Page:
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Image typeJPEG
M9 in Ophiuchus With Comet C/2007 G1 (LINEAR)

M9 in Ophiuchus With Comet C/2007 G1 (LINEAR)

Canon 350D Hap Griffin Baader Mod
20x180sec at iso 1600
30 Darks/Flats/Bias
APM/TMB 130/780


Small Wonders: Ophiuchus June, 2009 (Tom Trusock)

M9 is one of the nearer globular clusters to the nucleus of our Galaxy, with a computed distance of 5500 light-years from the Galactic Center with a diameter of 90 light years. M9 is receding from us at the very high velocity of 224 km/sec.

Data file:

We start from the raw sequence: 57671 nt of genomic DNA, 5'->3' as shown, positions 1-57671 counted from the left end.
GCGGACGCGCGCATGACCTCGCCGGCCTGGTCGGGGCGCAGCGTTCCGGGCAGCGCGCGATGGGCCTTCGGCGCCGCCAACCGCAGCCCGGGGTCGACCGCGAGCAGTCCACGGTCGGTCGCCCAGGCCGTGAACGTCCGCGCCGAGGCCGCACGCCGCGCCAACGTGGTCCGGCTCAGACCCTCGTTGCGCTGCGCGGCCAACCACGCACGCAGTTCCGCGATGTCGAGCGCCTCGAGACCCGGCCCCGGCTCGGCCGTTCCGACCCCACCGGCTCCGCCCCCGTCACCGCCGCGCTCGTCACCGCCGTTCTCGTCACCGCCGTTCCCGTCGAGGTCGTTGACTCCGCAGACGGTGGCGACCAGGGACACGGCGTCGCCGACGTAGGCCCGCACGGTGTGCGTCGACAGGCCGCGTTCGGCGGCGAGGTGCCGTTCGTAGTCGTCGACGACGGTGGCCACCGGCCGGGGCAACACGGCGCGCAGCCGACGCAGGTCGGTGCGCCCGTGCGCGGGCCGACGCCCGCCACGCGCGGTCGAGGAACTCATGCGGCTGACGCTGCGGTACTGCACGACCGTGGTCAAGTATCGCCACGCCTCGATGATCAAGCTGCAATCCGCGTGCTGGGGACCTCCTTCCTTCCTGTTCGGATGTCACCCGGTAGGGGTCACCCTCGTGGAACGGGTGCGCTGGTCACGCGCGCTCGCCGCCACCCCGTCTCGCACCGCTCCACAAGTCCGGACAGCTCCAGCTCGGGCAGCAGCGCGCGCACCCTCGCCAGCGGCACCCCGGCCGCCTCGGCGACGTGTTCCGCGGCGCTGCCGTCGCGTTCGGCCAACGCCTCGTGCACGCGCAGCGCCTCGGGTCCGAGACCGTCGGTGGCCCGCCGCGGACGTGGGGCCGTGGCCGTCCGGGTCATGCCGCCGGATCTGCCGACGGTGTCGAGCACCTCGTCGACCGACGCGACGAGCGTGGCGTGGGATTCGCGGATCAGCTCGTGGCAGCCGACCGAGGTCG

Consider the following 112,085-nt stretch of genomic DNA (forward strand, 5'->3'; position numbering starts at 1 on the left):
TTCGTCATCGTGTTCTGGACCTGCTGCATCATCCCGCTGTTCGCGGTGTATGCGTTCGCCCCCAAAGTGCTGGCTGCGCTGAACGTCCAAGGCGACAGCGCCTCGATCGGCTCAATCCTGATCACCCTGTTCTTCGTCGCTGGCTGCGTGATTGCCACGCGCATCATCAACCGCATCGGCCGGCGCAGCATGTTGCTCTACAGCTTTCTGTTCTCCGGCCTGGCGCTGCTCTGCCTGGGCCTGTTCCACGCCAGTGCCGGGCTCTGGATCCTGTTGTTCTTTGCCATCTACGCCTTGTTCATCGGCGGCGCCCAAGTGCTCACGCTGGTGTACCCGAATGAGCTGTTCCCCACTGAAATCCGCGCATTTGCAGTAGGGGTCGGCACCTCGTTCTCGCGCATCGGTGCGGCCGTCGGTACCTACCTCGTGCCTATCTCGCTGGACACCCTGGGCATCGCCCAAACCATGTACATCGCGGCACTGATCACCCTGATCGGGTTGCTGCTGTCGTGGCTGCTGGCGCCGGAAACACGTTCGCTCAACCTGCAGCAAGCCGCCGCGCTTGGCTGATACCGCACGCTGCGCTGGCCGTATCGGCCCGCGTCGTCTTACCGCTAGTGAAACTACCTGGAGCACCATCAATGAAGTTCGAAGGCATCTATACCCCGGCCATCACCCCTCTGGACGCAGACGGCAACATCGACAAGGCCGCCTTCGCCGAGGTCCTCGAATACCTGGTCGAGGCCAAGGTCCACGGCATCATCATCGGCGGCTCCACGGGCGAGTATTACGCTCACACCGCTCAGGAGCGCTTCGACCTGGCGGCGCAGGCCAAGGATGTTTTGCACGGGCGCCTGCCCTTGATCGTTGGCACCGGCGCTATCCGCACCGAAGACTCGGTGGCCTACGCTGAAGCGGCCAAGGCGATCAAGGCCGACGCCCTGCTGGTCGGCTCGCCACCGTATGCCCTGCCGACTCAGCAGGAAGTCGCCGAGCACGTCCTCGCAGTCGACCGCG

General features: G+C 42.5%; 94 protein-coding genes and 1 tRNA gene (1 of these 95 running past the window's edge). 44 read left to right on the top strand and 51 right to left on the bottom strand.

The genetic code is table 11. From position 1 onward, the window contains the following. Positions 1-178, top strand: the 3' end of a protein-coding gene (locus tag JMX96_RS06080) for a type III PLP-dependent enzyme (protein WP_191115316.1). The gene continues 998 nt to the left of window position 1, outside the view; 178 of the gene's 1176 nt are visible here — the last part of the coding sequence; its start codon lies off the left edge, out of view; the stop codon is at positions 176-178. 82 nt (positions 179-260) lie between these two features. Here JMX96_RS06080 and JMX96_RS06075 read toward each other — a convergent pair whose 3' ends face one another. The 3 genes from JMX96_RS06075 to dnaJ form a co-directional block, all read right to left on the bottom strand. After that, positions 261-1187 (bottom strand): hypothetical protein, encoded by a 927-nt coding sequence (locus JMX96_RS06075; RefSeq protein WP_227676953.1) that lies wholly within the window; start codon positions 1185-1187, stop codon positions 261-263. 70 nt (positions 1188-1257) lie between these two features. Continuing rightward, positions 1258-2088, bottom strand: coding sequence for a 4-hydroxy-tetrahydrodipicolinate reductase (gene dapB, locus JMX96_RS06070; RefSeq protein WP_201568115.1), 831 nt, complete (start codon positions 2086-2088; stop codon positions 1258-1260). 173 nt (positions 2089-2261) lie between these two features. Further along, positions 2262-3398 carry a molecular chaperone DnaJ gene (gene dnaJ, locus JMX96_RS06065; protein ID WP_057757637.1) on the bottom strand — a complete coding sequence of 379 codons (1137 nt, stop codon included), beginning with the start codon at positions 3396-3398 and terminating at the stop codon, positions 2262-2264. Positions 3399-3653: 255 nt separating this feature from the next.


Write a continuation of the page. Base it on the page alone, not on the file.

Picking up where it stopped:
To the north and west, its light is significantly dimmed by interstellar dust, as it lies at the edge of a patch of dark nebula (Barnard 64 - seen in this image as a dark blot to the right of the cluster); its light is probably weakened by at least one magnitude, but it's absolute luminosity is roughly 120,000 times that of our sun.

Comet C/2007 G1 (LINEAR) can be seen at magnitude 12 in the lower left third of the frame.


June 5, 2008